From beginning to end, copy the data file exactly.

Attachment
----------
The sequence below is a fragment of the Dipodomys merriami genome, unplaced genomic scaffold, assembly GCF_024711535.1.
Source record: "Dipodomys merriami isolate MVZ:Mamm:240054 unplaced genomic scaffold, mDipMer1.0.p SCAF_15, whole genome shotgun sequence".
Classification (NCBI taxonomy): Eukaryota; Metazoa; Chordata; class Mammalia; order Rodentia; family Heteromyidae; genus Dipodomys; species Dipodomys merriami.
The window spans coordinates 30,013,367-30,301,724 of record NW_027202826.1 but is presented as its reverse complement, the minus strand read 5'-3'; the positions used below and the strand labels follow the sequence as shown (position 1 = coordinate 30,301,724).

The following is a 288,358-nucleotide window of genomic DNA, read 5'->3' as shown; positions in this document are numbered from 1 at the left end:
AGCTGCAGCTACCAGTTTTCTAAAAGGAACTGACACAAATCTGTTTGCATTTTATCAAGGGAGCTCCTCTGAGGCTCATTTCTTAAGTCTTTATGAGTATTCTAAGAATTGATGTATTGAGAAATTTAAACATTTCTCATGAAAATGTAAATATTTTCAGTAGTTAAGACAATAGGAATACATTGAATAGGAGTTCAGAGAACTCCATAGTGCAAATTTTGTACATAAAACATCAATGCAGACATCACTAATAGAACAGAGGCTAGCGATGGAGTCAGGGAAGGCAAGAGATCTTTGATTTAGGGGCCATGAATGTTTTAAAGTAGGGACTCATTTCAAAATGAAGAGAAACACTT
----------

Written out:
The sequence below is a fragment of the Dipodomys merriami genome, unplaced genomic scaffold, assembly GCF_024711535.1.
Source record: "Dipodomys merriami isolate MVZ:Mamm:240054 unplaced genomic scaffold, mDipMer1.0.p SCAF_15, whole genome shotgun sequence".
Classification (NCBI taxonomy): Eukaryota; Metazoa; Chordata; class Mammalia; order Rodentia; family Heteromyidae; genus Dipodomys; species Dipodomys merriami.
The window spans coordinates 30,013,367-30,301,724 of record NW_027202826.1 but is presented as its reverse complement, the minus strand read 5'-3'; the positions used below and the strand labels follow the sequence as shown (position 1 = coordinate 30,301,724).

The following is a 288,358-nucleotide window of genomic DNA, read 5'->3' as shown; positions in this document are numbered from 1 at the left end:
AGCTGCAGCTACCAGTTTTCTAAAAGGAACTGACACAAATCTGTTTGCATTTTATCAAGGGAGCTCCTCTGAGGCTCATTTCTTAAGTCTTTATGAGTATTCTAAGAATTGATGTATTGAGAAATTTAAACATTTCTCATGAAAATGTAAATATTTTCAGTAGTTAAGACAATAGGAATACATTGAATAGGAGTTCAGAGAACTCCATAGTGCAAATTTTGTACATAAAACATCAATGCAGACATCACTAATAGAACAGAGGCTAGCGATGGAGTCAGGGAAGGCAAGAGATCTTTGATTTAGGGGCCATGAATGTTTTAAAGTAGGGACTCATTTCAAAATGAAGAGAAACACTT